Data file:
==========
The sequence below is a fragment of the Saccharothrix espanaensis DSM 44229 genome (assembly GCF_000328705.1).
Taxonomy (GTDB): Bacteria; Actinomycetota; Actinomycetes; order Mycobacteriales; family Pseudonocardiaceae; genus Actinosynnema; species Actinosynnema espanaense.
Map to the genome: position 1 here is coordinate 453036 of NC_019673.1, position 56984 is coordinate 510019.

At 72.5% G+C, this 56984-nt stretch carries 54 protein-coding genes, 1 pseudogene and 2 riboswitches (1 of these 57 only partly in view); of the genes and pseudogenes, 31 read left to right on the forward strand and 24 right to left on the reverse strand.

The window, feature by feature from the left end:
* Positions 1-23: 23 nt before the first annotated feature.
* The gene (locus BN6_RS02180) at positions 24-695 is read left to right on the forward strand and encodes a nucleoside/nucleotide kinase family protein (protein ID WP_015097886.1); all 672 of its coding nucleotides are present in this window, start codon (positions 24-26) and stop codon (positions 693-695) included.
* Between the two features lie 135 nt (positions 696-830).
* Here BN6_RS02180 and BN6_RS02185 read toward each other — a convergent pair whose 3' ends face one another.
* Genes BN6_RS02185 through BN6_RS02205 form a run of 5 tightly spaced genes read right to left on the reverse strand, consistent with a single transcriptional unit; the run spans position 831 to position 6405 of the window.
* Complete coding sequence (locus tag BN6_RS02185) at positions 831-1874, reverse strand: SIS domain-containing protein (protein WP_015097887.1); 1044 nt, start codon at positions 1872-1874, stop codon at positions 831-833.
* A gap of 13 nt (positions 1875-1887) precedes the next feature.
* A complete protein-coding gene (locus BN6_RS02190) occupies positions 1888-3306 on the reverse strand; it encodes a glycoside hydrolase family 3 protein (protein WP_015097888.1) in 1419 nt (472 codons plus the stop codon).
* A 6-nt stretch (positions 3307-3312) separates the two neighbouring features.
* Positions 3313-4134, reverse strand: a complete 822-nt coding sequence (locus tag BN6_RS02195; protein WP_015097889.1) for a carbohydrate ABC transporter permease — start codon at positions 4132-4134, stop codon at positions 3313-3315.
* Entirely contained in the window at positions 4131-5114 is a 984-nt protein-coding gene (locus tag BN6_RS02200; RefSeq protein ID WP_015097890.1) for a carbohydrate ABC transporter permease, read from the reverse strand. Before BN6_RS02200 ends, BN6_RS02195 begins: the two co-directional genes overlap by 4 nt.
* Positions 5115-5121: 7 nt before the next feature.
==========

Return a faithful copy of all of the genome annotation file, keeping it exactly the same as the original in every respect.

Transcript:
The sequence below is a fragment of the Saccharothrix espanaensis DSM 44229 genome (assembly GCF_000328705.1).
Taxonomy (GTDB): Bacteria; Actinomycetota; Actinomycetes; order Mycobacteriales; family Pseudonocardiaceae; genus Actinosynnema; species Actinosynnema espanaense.
Map to the genome: position 1 here is coordinate 453036 of NC_019673.1, position 56984 is coordinate 510019.

At 72.5% G+C, this 56984-nt stretch carries 54 protein-coding genes, 1 pseudogene and 2 riboswitches (1 of these 57 only partly in view); of the genes and pseudogenes, 31 read left to right on the forward strand and 24 right to left on the reverse strand.

The window, feature by feature from the left end:
* Positions 1-23: 23 nt before the first annotated feature.
* The gene (locus BN6_RS02180) at positions 24-695 is read left to right on the forward strand and encodes a nucleoside/nucleotide kinase family protein (protein ID WP_015097886.1); all 672 of its coding nucleotides are present in this window, start codon (positions 24-26) and stop codon (positions 693-695) included.
* Between the two features lie 135 nt (positions 696-830).
* Here BN6_RS02180 and BN6_RS02185 read toward each other — a convergent pair whose 3' ends face one another.
* Genes BN6_RS02185 through BN6_RS02205 form a run of 5 tightly spaced genes read right to left on the reverse strand, consistent with a single transcriptional unit; the run spans position 831 to position 6405 of the window.
* Complete coding sequence (locus tag BN6_RS02185) at positions 831-1874, reverse strand: SIS domain-containing protein (protein WP_015097887.1); 1044 nt, start codon at positions 1872-1874, stop codon at positions 831-833.
* A gap of 13 nt (positions 1875-1887) precedes the next feature.
* A complete protein-coding gene (locus BN6_RS02190) occupies positions 1888-3306 on the reverse strand; it encodes a glycoside hydrolase family 3 protein (protein WP_015097888.1) in 1419 nt (472 codons plus the stop codon).
* A 6-nt stretch (positions 3307-3312) separates the two neighbouring features.
* Positions 3313-4134, reverse strand: a complete 822-nt coding sequence (locus tag BN6_RS02195; protein WP_015097889.1) for a carbohydrate ABC transporter permease — start codon at positions 4132-4134, stop codon at positions 3313-3315.
* Entirely contained in the window at positions 4131-5114 is a 984-nt protein-coding gene (locus tag BN6_RS02200; RefSeq protein ID WP_015097890.1) for a carbohydrate ABC transporter permease, read from the reverse strand. Before BN6_RS02200 ends, BN6_RS02195 begins: the two co-directional genes overlap by 4 nt.
* Positions 5115-5121: 7 nt before the next feature.